Daniel A. Pone, Senior Attorney
As a basis for involuntary commitment, the Lanterman-Petris-Short (LPS) Act defines "grave disability" as:
A condition in which a person, as a result of a mental disorder (or impairment by chronic alcoholism), is unable to provide for his (or her) basic personal needs for food, clothing or shelter.
Welfare & Institutions Code section 5008(h)(l)(A),(2).
In Conservatorship of Chambers (1977) 71 Cal.App.3d 277, the California Court of Appeals, First Appellate District, held that the definition of "grave disability" was not unconstitutionally vague or overbroad. The court held that the standard is "sufficiently precise to exclude unusual or nonconformist lifestyles," id,. at 284, and that "it requires a causal link between a specifically defined and diagnosed mental disorder and an inability to care of one's basic personal needs. . . ." Id., at 285 (emphasis added).
In the landmark case of Doe v. Gallinot (C.D. Cal. 1979) 486 F. Supp. 983, aff'd (9th Cir. 1981) 657 F.2d 1017, the court held that "standards for commitment to mental institutions are constitutional only if they require a finding of dangerousness to others or to self." 486 F.Supp. at 991 (citations omitted). The court added that "'[t]he threat of harm to oneself may be through neglect or inability to care for oneself.'" Id., quoting from Doremus v. Farrell (D.Neb. 1975) 407 F.Supp. 509, 515.
The Gallinot court determined that California's present grave disability standard was not unconstitutionally vague in that:
It implicitly requires a finding of harm to self: an inability to provide for one's basic physical needs. It further limits the standard to an inability arising from mental disorder rather than from other factors.
486 F.Supp. at 991 (emphasis added). The court cautioned, however, that the standard could be easily misapplied:
Even well-intentioned person might find that certain standards of food, clothing, and shelter are "basic," even though failure to meet them does not harm or endanger a person sufficiently to justify confinement. The standard does not expressly require a finding of dangerousness or harm. . . . Furthermore, the determination whether one's inability to care for oneself is rooted in mental disorder rather than other factors can be very difficult to make. For these reasons, there is a significant risk of erroneous application of the standard and due process requires a hearing to review probable cause for detention beyond the 72-hour emergency period.
Thus, to support a finding of grave disability under Chambers and Gallinot, there must be a casual link between the person's mental disability and his/her inability to provide for food, clothing and shelter AND the failure to meet these needs must result in physical danger or harm to the person.
Present Finding of Grave Disability Required
The courts have consistently held that a finding of grave disability must be based on the person's present condition. See Conservatorship of Benevuto (1986) 180 Cal.App.3d 1030; Conservatorship of Murphy (1982) 134 Cal.App. 3d 15. In Benevuto, the court held that it was error to make a finding of grave disability on the basis of testimony by witnesses that, due to a propensity not to take antipsychotic medication, the conservatee would probably become gravely disabled if the conservatorship were terminated. The court noted:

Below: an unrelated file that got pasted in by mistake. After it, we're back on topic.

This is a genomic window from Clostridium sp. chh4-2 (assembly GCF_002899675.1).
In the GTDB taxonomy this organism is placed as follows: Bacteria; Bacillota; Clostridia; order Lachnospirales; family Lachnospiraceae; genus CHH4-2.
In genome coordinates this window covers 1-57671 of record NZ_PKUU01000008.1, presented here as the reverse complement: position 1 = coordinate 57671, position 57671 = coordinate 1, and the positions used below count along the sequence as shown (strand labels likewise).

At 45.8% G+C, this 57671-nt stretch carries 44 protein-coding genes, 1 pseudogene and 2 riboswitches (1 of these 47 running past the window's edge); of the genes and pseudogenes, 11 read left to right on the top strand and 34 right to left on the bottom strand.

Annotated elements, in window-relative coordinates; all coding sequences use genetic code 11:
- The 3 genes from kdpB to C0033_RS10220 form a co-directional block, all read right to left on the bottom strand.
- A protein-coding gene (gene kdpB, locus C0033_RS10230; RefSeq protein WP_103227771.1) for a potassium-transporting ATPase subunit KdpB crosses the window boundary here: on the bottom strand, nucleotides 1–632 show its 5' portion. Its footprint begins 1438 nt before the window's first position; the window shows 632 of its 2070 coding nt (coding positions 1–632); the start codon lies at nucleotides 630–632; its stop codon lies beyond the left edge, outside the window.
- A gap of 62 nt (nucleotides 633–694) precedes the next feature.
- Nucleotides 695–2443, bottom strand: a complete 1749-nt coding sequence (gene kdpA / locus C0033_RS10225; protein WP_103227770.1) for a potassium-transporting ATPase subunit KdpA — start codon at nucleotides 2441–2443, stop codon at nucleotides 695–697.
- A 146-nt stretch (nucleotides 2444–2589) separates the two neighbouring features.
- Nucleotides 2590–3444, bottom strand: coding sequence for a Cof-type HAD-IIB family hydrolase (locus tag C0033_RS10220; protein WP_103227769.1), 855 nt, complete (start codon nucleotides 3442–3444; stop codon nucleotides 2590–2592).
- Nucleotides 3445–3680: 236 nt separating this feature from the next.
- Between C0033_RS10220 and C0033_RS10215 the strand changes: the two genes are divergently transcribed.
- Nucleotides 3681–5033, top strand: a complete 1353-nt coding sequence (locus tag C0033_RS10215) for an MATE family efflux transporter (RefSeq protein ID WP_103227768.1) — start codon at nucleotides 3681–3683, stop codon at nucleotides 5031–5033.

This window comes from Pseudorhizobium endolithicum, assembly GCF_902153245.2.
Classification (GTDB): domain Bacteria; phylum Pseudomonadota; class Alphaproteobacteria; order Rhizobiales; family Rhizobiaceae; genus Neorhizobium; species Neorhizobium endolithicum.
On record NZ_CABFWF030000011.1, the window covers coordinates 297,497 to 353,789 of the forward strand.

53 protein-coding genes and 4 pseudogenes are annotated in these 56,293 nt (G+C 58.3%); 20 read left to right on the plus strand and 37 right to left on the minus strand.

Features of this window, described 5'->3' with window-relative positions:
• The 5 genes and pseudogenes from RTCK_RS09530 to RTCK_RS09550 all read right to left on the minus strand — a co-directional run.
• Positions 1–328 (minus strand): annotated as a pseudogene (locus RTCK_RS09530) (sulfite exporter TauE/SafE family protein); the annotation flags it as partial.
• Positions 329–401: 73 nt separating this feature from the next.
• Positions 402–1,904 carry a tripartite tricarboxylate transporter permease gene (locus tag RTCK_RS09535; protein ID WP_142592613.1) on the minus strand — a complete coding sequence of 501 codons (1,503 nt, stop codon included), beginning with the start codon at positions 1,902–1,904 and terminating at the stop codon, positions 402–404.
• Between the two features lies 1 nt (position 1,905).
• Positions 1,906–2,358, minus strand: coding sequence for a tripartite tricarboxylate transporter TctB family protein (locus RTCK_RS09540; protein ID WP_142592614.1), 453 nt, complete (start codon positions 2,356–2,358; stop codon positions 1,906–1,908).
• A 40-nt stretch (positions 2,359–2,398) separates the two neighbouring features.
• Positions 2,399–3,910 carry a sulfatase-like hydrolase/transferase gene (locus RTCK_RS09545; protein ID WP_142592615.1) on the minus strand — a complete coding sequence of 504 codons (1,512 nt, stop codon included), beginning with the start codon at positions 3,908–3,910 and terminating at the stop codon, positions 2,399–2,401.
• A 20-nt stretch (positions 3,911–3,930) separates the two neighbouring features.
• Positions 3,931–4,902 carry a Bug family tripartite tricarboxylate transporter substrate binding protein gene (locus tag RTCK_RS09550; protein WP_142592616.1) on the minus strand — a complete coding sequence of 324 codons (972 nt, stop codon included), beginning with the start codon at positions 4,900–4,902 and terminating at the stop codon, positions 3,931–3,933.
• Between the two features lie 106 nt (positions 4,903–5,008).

If LPS conservatorship may be reestablished because of a perceived likelihood of future relapse, many conservatees who would not relapse will be deprived of liberty based on probabilistic pessimism. This cost in unwarranted in view of the statutory procedures available to rapidly invoke LPS conservatorship if required.
Benevuto, 180 Cal.App.3d at 1034 n.2.
Evidence of Third Party Assistance Must Be Considered
It is well-established that a person is not gravely disabled within the meaning of the LPS Act if he or she is capable of safely surviving in freedom with the help of willing and responsible family members, friends or third parties. See Conservatorship of Early (1983) 35 Cal.3d 244; Conservatorship of Neal (1987) 190 Cal.App.3d 685; Conservatorship of Wilson (1982) 137 Cal.App.3d 132; Conservatorship of Davis (1981) 124 Cal.App.3d 313. In Early, the California Supreme Court made clear that the trier of fact on the issue of grave disability must consider the availability of third party assistance in making its determination, but only if credible evidence of such assistance is adduced from any source at the trial of the issue.
Grave Disability Defined Narrowly
In Conservatorship of Smith (1986) 187 Cal.App.3d 903, the California Court of Appeals, First Appellate District, stressed that a finding of grave disability must be supported by an "objective finding that the person, due to mental disorder, is incapacitated or rendered unable to carry out the transactions necessary for survival or otherwise provide for her basic needs of food, clothing, or shelter." Id., at 909. The Smith court went on to state that "bizarre or eccentric behavior, even if it interferes with a person's normal intercourse with society, does not rise to a level warranting a conservatorship except where such behavior renders the individual helpless to fend for herself or destroys her ability to meet those basic needs for survival. Only then does the interest of the state override her individual liberty interests." Id.
In sum, in order to support a finding of "grave disability," the person must (1) presently (2) be unable to provide for food, clothing and shelter (3) due to a mental disorder (4) to the extent that the failure to do so results in physical danger or harm to the person. In making this determination, the trier of fact must consider the availability of third party assistance to the person if credible evidence of such assistance is produced at the hearing.
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